Spike Lee has carved a niche for himself by directing the sort of movies that juxtapose issues of racism and elitism, as experienced by the black community, with some rather everyday situations. Be it ‘Do the Right Thing’ or ‘Bamboozled,’ the acclaimed director has put forth some rather burning questions about the privileges and prejudices associated with the color of one’s skin.
So it is no surprise that ‘School Daze’ also follows this trajectory. This musical features Laurence Fishburne, Giancarlo Esposito, and Tisha Campbell-Martin, and it takes us on a journey to the historically black Mission College in Atlanta. The plot showcases how members of Greek Life on campus have an altercation with their classmates on Homecoming weekend. In case you’re wondering where the movie was shot, we have got you covered.
School Daze Filming Locations
The movie was primarily filmed in Atlanta, Georgia. Sharing what the whole experience meant to her, Campbell-Martin said, “Working on ‘School Daze’ made me understand the statement of the movie… the issues like apartheid, like education, like bettering yourself. I hope a lot of people in the movie got the same thing out of it that I did.” Here are the specific filming details!
America is a country that has a violent and disturbing history of racism. For this very reason, the historically black campuses became an important tool to further the narrative of ‘School Daze.’ Morehouse College, Spelman College, and Clark Atlanta University are the locations that were made use of for filming purposes. However, Lee was asked to cease shooting on campus as the Board of Directors were not too sure about how the movie would depict the historically black colleges on screen.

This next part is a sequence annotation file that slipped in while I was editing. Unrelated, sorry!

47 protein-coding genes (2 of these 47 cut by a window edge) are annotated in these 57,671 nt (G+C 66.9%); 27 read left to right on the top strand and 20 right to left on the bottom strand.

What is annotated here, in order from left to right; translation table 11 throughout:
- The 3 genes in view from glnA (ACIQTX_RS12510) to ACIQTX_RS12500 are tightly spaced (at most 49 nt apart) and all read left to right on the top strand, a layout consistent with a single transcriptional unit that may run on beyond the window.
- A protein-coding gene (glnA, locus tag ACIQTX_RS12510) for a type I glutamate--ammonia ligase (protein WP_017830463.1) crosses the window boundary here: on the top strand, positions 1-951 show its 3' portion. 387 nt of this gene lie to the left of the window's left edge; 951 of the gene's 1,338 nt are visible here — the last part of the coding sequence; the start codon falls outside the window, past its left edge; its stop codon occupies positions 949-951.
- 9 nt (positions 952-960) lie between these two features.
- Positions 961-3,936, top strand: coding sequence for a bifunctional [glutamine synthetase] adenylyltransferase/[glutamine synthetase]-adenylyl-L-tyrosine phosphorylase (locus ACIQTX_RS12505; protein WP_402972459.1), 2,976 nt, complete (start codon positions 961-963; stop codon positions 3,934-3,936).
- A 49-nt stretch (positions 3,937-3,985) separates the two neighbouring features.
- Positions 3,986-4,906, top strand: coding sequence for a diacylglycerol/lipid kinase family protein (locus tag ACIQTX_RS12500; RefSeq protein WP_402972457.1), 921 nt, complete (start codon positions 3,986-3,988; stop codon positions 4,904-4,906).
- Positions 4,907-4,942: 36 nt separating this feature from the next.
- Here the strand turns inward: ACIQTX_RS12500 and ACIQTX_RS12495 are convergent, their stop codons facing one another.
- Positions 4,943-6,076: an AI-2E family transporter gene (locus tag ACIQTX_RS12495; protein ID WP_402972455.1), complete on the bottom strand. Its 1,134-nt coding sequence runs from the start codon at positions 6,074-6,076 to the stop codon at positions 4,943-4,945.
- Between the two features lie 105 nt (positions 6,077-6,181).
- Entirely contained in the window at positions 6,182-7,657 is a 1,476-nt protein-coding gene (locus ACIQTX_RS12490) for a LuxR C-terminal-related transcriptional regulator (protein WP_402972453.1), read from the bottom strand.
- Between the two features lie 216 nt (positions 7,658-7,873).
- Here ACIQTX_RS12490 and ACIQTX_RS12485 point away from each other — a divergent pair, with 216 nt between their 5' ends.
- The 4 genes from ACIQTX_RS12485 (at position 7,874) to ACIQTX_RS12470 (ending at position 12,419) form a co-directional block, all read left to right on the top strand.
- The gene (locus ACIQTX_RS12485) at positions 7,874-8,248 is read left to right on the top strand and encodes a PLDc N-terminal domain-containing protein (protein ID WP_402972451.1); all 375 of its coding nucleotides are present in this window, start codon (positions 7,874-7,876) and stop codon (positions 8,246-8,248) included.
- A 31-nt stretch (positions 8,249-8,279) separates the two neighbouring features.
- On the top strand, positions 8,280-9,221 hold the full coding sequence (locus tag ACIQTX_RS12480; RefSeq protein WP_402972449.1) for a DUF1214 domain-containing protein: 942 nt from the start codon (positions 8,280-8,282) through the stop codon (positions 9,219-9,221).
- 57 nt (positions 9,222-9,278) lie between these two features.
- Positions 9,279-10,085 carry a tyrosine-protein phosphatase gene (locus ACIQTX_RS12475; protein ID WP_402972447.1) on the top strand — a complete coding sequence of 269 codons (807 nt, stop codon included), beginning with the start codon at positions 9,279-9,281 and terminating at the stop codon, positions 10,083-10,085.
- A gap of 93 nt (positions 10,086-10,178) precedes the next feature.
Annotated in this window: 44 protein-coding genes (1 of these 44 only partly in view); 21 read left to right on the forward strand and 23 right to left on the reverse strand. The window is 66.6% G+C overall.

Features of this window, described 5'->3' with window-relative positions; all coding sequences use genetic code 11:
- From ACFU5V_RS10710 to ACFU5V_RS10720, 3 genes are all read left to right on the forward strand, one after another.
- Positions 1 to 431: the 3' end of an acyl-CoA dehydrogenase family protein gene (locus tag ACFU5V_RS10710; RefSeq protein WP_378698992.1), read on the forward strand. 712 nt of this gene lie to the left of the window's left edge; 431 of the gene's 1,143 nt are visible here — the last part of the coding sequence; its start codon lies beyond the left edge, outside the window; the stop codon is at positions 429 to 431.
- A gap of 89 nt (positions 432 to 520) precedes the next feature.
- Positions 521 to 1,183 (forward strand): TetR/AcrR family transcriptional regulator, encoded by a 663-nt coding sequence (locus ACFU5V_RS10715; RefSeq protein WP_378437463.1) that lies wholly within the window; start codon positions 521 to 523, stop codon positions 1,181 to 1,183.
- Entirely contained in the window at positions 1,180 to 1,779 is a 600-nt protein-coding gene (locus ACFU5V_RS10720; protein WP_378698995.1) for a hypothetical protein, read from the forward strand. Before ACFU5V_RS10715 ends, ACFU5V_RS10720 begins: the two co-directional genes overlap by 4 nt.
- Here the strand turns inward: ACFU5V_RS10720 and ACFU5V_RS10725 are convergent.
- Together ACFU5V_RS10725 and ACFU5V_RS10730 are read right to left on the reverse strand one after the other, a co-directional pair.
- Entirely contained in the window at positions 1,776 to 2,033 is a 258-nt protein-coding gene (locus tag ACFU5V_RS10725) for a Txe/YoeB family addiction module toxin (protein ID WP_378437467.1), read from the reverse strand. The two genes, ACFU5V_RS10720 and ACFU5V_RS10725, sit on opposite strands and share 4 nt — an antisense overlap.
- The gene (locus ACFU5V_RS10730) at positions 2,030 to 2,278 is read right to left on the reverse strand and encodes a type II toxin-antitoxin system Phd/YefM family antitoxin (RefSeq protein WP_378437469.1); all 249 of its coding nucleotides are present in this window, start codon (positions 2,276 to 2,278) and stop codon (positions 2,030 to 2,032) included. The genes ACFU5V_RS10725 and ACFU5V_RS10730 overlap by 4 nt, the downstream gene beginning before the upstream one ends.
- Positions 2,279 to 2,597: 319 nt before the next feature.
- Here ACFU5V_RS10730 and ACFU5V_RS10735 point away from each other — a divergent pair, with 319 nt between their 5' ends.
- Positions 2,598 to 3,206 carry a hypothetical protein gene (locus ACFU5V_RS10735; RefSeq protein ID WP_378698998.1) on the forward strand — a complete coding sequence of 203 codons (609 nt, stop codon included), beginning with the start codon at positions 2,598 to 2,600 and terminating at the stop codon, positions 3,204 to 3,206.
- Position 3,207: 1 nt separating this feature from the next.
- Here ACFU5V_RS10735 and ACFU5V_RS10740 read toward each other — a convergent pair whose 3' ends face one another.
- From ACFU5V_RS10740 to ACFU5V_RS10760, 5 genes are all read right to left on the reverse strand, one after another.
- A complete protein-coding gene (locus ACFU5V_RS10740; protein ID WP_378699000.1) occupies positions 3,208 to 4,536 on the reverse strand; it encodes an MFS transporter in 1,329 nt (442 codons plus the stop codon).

@msfrenchteach – I met Spike back in the day when he was filming "School Daze" at Morehouse. Still kicking myself for not being an extra.
— James Neal (@james3neal) May 9, 2009
So, the cast and crew then headed over to Morris Brown College to accomplish the task at hand. Interestingly, during the course of filming, the actors were given separate hotel accommodations. The ones who were the “wannabees” stayed in a more luxurious place than their counterparts from the “jigaboos.” This created an authentic tension on set, which was then employed on screen as well. In fact, the scene where the fight explodes between Dap’s crew and the Gamma Phi Gamma fraternity is not scripted.
It actually transpired in real life, and the director kept the cameras rolling. In another instance, the dance sequence in which the two groups yell racial slurs at each other is also unscripted. Speaking about the scene, the actress stated, “It was the first time we all worked together and the separation had caused this tension. We made up those rhymes and they made me feel a little hurt. I began to hate the Jigs, the Rays and myself.”
Read More: Is School Daze a True Story?